How Index Funds Stole Trillions from Wall Street

The best tribute to Vanguard founder John C. Bogle near the end of his long life cannot be repeated without heavy censorship. It was a quote in Financial Times journalist Robin Wigglesworth’s book,Trillions: How a Band of Wall Street Renegades Invented the Index Fund and Changed Finance Forever, attributed to Gawker writer Hamilton Nolan. Nolan wrote, “Che Guevara looks good in a beret, and Eldridge Cleaver had his moments, but today let us all take a moment to honor Real Mother…ing Hero of the People: John mother…ing Bogle, who has kept hundreds of billions of dollars out of the pockets of Wall Street greedheads.”

How true this is can be illustrated by a greedhead niche that Bogle had only barely penetrated. Administrators of large public pension funds in the United States still award the management of their funds to high-fee active investment managers, including heavy allocations to hedge funds, private equity funds and other alternatives to standard stock and bond funds. On average, each public fund hires 182 investment managers. In aggregate, these managers underperformed an equivalent mix of total market stock and bond index funds over the last 12 years by more than one and a half percentage points a year. For this failure, they have charged fees that have cost the average U.S. taxpayer $500 each year – a total of $68 billion annually.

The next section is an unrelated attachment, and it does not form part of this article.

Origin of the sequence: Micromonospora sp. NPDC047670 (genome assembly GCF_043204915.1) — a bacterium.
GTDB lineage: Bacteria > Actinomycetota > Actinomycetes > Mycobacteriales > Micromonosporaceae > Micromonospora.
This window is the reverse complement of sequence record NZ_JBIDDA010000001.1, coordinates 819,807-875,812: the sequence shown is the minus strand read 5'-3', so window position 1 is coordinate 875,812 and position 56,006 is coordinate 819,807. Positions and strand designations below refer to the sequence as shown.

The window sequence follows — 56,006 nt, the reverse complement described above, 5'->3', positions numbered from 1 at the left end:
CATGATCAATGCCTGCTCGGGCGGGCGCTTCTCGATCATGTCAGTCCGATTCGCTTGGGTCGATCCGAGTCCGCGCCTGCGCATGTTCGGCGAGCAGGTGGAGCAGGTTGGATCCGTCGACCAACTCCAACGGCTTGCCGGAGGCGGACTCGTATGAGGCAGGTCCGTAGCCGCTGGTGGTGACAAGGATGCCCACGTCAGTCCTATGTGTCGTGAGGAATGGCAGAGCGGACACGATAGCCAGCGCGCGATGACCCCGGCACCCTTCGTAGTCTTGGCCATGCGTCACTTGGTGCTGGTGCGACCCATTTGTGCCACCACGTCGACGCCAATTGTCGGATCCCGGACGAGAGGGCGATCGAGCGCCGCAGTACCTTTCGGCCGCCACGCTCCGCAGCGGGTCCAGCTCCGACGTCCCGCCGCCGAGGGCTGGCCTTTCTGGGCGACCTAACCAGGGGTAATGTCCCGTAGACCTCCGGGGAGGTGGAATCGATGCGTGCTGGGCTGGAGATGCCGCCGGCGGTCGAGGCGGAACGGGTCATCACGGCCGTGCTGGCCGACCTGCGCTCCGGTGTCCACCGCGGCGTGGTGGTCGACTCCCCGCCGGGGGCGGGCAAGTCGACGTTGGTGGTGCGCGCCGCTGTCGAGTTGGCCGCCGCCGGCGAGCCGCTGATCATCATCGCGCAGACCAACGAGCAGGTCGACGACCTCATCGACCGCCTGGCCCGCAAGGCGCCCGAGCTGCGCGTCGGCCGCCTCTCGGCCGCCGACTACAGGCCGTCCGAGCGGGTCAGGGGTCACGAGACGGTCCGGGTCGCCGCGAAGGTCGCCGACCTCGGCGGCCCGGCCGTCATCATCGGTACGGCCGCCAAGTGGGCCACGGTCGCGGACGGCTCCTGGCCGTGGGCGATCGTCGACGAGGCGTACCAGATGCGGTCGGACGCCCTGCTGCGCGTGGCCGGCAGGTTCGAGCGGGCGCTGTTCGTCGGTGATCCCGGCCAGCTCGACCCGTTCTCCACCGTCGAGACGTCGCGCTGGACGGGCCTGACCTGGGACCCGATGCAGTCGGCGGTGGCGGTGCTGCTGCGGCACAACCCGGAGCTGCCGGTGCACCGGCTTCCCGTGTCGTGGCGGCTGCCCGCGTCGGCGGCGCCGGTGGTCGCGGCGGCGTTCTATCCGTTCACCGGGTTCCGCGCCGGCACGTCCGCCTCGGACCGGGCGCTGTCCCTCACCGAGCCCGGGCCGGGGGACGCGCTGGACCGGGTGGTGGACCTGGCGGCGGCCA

Had they invested in index funds instead, the fees would have been less than a hundredth as much.

Greedheads indeed.

A long history

It is a long and winding path Wigglesworth covers that led to index funds. They have only picked up speed in the current century.

I was present during some of the earlier part of that history. I have strong memories of the events and personalities and how I felt about it all. I even had some real involvement, in a way. With the reader’s forbearance, I will indulge myself and give a few anecdotes from that time.

Wigglesworth covers the development of the index fund at Wells Fargo Investment Advisors (WFIA) in the late 1960s. That was a little before my time. I came in shortly afterwards.